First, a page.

Friday May 30, 2008

The tortuous path to Internet research

Oddly, tonight, when I try to find and browse (on my iMac w/ OS-X Leopard) Pew Internet and American Life Project, one of the most credible Internet watchers, using Google Search, I may end up in a place containing a warning that "visiting this web site may harm your computer" or what Google calls a "Malware Warning"—apparently "Google has found that some portion of pewinternet.org/ contains or links to badware or otherwise violates Google's software guidelines."

Now, I used to visit Pew Internet and American Life Project, often, because it has absolutely wonderful papers and research on the use of the Internet.

So, what's all of Google's malware warning about, and what are "Google's software guidelines" which need to be imposed on web sites before Google search would direct the search user to the object of their search, directly and simply?

Monday Oct 29, 2007

Moral Compass and Information

We have a clear proof today that abundance and "free" flow of "news" and "information"—yes, much of it manufactured for nefarious purposes of one kind or another, and yet much of it potentially relevant—does not make a nation morally wise to understand simple facts like the plain immorality of bringing occupation, death and destruction to people thousands of miles away. 

We also have a proof that, through manufactured fear, a nation can be aroused to a frenzy, easily disarmed of its simplest moral sense and compass and made to abandon its most fundamental social skill—placing oneself in the shoes of others

No technology can inoculate a people against such a moral disease—a disease that can only be prevented and eradicated through "moral education," to borrow McMurray's phrase.

Saturday Mar 25, 2006

Edutopia

I don't know what to say about his political writings, but MIT's Michael Schrage's has touched on some important issues in his recent opinion piece for Financial Times, written on a controversial topic in which he seems to possess some expertise ("The 'edutainers' merit a failing grade," FT, March 22, 206, p. 13):

Yes, the internet is wonderful. Yes, children are our future. Yes, state-run school systems require fundamental reform. Nevertheless, the shrewdest policy to improve public education while saving billions in government spending demands abstinence. Keep computers out of the classroom.

The "edutopian" belief that computers should be essential ingredients of classroom curricula is delusional. A quality education has virtually nothing to do with the technological endowment of the school. To the contrary, history confirms that schools are shockingly poor at successfully assimilating new technologies.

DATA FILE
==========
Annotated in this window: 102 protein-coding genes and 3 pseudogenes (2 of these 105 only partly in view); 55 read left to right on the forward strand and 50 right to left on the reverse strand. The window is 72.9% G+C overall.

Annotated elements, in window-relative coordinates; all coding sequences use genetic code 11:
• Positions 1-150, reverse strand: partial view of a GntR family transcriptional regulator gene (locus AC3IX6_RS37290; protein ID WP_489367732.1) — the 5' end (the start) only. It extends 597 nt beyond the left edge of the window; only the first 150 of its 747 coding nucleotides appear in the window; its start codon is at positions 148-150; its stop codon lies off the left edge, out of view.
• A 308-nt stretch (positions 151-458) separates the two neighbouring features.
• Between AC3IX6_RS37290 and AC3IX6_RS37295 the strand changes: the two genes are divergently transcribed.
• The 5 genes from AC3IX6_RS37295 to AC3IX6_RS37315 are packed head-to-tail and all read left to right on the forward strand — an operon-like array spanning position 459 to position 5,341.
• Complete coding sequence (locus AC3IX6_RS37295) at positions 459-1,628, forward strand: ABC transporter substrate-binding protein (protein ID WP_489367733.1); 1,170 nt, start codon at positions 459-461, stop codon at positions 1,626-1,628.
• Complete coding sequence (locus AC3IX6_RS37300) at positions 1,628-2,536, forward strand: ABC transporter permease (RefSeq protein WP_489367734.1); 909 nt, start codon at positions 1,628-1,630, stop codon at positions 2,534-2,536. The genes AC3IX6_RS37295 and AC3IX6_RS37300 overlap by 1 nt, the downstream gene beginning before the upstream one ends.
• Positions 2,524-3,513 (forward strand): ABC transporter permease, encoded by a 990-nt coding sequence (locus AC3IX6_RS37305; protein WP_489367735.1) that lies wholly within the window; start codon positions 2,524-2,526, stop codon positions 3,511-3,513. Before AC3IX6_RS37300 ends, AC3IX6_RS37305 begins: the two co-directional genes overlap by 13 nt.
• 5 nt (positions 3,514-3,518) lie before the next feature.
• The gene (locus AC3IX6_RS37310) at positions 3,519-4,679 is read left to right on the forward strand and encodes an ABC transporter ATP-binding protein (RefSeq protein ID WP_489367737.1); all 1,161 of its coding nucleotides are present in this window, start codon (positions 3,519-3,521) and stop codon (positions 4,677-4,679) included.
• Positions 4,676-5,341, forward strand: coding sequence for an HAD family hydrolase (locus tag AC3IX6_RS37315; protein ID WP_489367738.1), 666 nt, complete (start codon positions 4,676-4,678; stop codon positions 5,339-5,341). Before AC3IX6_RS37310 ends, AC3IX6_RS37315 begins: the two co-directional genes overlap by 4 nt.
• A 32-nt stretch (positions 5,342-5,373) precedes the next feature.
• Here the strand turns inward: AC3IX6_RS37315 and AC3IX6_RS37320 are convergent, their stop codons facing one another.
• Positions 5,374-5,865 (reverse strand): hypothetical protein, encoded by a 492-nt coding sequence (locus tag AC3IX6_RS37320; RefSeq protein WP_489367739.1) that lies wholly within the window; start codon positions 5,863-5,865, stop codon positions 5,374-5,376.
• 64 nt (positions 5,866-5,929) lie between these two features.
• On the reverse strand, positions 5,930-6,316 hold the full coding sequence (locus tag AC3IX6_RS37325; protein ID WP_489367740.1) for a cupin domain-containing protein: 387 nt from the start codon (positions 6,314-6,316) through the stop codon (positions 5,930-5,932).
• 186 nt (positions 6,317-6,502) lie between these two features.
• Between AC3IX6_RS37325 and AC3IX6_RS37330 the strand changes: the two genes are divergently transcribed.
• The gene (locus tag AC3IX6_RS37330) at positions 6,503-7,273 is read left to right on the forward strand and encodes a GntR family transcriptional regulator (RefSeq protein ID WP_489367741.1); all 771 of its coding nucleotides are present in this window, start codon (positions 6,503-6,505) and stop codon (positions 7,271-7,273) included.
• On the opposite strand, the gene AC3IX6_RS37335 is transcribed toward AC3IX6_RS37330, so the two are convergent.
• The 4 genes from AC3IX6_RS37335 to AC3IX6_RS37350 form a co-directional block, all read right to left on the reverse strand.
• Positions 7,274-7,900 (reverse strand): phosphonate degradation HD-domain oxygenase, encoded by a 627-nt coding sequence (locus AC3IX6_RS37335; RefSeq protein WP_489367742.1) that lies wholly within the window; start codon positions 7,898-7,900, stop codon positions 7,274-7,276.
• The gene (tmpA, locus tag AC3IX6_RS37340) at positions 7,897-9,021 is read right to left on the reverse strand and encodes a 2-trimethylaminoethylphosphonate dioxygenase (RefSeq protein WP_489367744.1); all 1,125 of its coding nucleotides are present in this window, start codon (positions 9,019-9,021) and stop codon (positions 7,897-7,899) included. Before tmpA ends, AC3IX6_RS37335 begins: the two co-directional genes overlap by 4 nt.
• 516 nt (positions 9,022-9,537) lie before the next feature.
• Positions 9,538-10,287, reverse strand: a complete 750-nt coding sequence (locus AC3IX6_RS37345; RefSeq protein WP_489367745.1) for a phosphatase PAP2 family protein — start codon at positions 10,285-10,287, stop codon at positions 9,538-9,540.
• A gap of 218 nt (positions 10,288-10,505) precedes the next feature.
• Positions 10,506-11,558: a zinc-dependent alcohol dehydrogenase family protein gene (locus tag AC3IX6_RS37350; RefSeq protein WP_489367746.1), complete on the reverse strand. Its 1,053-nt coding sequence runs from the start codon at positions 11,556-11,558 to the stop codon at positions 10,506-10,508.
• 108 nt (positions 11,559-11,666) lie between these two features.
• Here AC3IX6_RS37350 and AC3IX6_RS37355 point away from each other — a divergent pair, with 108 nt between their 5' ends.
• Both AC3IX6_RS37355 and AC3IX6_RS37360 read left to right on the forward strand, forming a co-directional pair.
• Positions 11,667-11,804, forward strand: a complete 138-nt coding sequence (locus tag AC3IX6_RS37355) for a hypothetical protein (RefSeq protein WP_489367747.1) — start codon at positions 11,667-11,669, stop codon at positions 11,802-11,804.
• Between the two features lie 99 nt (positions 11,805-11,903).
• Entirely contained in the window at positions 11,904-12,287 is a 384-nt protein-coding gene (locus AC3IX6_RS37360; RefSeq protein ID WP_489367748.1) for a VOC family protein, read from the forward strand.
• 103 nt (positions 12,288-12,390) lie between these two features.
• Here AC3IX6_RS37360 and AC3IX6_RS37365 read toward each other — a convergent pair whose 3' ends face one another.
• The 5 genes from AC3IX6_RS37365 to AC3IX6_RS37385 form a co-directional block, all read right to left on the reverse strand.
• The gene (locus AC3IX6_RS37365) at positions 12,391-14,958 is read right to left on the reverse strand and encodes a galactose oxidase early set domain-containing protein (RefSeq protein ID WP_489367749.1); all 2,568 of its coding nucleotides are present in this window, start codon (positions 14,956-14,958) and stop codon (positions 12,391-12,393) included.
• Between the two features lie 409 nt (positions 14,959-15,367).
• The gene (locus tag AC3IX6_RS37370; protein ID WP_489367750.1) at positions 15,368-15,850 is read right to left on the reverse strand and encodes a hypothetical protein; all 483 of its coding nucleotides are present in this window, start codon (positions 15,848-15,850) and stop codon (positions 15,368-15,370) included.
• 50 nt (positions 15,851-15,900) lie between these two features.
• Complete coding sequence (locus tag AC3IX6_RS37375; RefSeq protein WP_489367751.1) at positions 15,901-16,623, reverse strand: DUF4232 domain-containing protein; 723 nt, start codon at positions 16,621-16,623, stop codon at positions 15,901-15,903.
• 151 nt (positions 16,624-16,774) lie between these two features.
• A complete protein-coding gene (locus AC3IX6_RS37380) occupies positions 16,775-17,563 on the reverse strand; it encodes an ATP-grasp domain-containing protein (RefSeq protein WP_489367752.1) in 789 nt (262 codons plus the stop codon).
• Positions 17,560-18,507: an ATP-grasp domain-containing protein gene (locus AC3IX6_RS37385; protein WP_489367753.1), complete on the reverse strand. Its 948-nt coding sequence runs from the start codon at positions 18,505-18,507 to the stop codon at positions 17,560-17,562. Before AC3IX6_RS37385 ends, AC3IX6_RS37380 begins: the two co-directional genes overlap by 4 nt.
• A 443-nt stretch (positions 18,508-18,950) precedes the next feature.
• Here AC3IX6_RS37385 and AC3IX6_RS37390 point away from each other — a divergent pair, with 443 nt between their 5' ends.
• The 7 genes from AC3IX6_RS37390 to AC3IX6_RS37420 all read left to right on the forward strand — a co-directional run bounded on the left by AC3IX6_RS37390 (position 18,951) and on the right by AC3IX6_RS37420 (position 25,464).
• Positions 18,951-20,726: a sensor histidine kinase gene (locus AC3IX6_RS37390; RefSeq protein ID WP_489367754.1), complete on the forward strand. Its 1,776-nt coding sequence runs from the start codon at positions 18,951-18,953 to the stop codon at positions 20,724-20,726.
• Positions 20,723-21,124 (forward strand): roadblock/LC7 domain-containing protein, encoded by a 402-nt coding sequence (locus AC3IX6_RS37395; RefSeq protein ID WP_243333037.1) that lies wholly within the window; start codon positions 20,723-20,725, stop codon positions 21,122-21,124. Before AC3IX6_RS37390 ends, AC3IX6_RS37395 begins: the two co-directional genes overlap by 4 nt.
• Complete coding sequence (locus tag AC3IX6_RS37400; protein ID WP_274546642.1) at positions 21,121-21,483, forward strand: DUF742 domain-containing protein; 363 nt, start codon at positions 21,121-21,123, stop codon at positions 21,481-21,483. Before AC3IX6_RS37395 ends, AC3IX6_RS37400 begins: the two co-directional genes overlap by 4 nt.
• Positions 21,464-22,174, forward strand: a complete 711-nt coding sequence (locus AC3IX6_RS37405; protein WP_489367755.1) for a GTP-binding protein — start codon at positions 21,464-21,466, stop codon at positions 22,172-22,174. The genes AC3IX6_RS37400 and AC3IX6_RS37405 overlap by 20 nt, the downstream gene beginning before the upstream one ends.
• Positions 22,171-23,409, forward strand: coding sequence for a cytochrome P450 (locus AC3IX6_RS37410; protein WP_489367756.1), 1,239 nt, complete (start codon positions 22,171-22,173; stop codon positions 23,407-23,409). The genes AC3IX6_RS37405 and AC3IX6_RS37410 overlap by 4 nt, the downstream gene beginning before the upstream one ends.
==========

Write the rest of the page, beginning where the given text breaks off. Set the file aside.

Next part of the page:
...Look instead, perhaps, to technology as a medium that creatively redefines relationships between schools and their communities. In South Korea, for example, Seoul educational administrators recently announced that they would expand a mobile phone service that let teachers text parents the grades, schedules and homework assignments for their children. Korean mothers and fathers were apparently very enthusastic about this innovation.

In this, I hear some echos of John Seely Brown and Paul Duguid's The Social Life of Information but it seems to me Brown and Duguid have dug much deeper, and ultimately, it is best to just refer to Hubert Dreyfus' work, including Mind Over Machine.

 

Thursday Dec 08, 2005

Communities of Practice, Learning, Meaning, and Identity

I've begun reading Etienne Wenger's Communities of Practice: Learning, Meaning, and Identity.

I ran into this book while reading John Seely Brown and Paul Duguid's Social Life of Information, about which I've written here earlier. I've always been interested in how social groupings and organizations learn, evolve, prosper and survive, how we learn and work, and how we come to be who we are as individuals.

Wenger's book would be a good start for whoever wants to explore these topics. Wenger is also deeply interested in building the conceptual framework that will help with the design of organizations, artifacts and processes.

Wenger's ambitious enterprise suits the practitioner as much as it stimulates the theoretician. As the book plate says, the material "is presented with all the breadth, depth, and rigor necessary to address such a complex and yet profoundly human topic."

 

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